Barone Hollywood Tenor Saxophone Mouthpiece

Here is a fairly new Phil Barone  tenor saxophone mouthpiece.  This is the “Hollywood” model and is an 8 (.110) tip opening.  I believe this is a 2009 model although there is no date on it ( his older mouthpieces had dates engraved on the side of them).  I have owned 5-6 Barone mouthpieces over the years and I was very curious to try these new models that Phil is making.  As you can see from the pictures of the baffle this has what looks like a shelf type baffle in it that made me think it would be very bright and loud.  It wasn’t though………….

I was surprised when I first played this mouthpiece.  I thought that it would be really bright and loud from the looks of the baffle but in reality it had a medium volume and was more on the midway line between dark and bright.  The one thing I found about this mouthpiece was that it had a lot more resistance than other Hollywoods I have played in the past.  I like a little bit of resistance when I play but this had a bit too much for my preference.  I was also trying a Barone “Jazz” model when I was trying this mouthpiece and I  really liked that one much more.  It had less resistance and I could get more volume out of it.  While I was playing, I felt like I was getting more of an airy and smokey vibe to the sound.  The interesting thing is that the person who sent me the  Barone mouthpieces told me that they liked the Hollywood the best.  That goes to show you that each person has their own preferences for what they like or don’t like.  I have to say though, please don’t take this review as the bottom line description of all Hollywood mouthpieces.  I have played many over the years and there was a lot of variety in how much resistance each mouthpiece had.  Some of the Hollywoods I have played in the past were more free blowing, louder and brighter.  Some were darker and fatter.  Some were more resistant like this one.  Phil works on each mouthpiece by hand and many times customizes the mouthpiece for the needs of the player buying it.   Phil’s website is if you want to read more about his mouthpieces…………Enjoy!

Steve About Steve

Steve Neff has been playing and teaching saxophone and jazz improvisation around the New England area for the last 30 years. He is the author of many effective jazz improvisation methods as well as founding the popular jazz video lesson site


  1. I really like your sound on the Hollywood better than on the Jazz model. You can tell that you’re fighting the resistance so you’re not as fluent as with the Jazz, but the tone is much deeper and with a lot more body. Compared to the Barone, I found the Jazz to be shallower. I have also owned a Barone Hollywood in an 8 size and I sold it because of the resistance, it was too much work for me, which is sad, because it really sounds great. I guess with some pieces you just can’t have the best of both worlds. Usually Phil Barone recommends that you spend more time with the mouthpiece until you become more comfortable with it and discover more of its secrets. I guess he’s right.

  2. +1 on jlima’s comment

    The jazz seems like a piece you would enjoy playing more, but this one just has a beautiful quality to the notes and is just more complex/full. But then again, the comfortableness of a piece is just as important as the sound.

  3. Hey – Awesome playing!

    I like the Hollywood A LOT better – more overtones – wider tonal spectrum – in my opinion, more “authentic” sounding – whatever that means : )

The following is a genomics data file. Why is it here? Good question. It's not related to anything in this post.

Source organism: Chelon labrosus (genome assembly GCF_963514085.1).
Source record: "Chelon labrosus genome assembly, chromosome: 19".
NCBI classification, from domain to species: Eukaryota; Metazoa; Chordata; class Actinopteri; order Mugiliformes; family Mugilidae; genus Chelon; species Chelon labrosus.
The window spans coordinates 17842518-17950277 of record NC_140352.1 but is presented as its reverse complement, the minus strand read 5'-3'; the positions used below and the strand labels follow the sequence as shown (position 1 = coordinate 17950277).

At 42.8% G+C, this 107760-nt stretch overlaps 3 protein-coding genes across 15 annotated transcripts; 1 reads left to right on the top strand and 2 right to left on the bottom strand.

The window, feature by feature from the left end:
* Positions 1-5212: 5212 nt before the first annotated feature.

Reminds me of Dexter’s golden years a la Darn That Dream…

    Jlima – “Usually Phil Barone recommends that you spend more time with the mouthpiece until you become more comfortable with it and discover more of its secrets”

    There’s a lot to be said for that opinion…Personally – I think that a mouthpiece is like a great pair of shoes. If it doesn’t just jump out at you immediately when you very first play it – it never will…

    just my opinion : )

  4. Definately sounds like a Hollywood; have a 7* myself. It took me a good year to get it speaking the way I wanted it too. Used fibercells for 6 months and then switched to RJS. The last 3-4 months I have been on Vandoren Jazz and have been happy ever since.

  5. I have to agree with the comments above. While the jazz has a very nice sound to it, the Hollywood has a richer sound and texture to it. It sounds a bit velvety and has a husky old school sound I didn’t hear in the jazz (reminded me of Stanley Turrentine on a ballad). Both clips sound great, but I think I’d be more inclined to try the Hollywood after hearing your clips. Thanks Steve!

  6. Sort of reminds me of the Erik G. Florida Link, but with a little more focus. I think this would be that one piece that I wouldn’t use a lot, but when I’m laying back and playing a calmer Gordon tune or something, I’d love it

  7. Hey Steve, I got one of these coming to me shortly. About the resistance you said you felt with it, do you recall if you used the same reed on both the jazz and hollywood?
    I heard others say that softer reeds than normal worked better on the hollywood. Maybe the facing curve on the hollywood could be on the short side. Maybe that airy sound and resistance you were getting could have been caused by using a reed that was just a tad too hard. Just a thought.

    • HI Devon, That was so long ago I can’t remember what reeds I used on it. I have a Barone NY here now that I’ve been playing for the last few days. It plays very well also.

  8. I’ve had my Hollywood 7* since 2001 or so. I was made in Feb. of 1999. I found that Rico Jazz Select #2M reeds are a perfect match for me. Recently tried some Java’s ZZ’s, V16’s in a 2.5, felt good at first, but lacked versatility in range.

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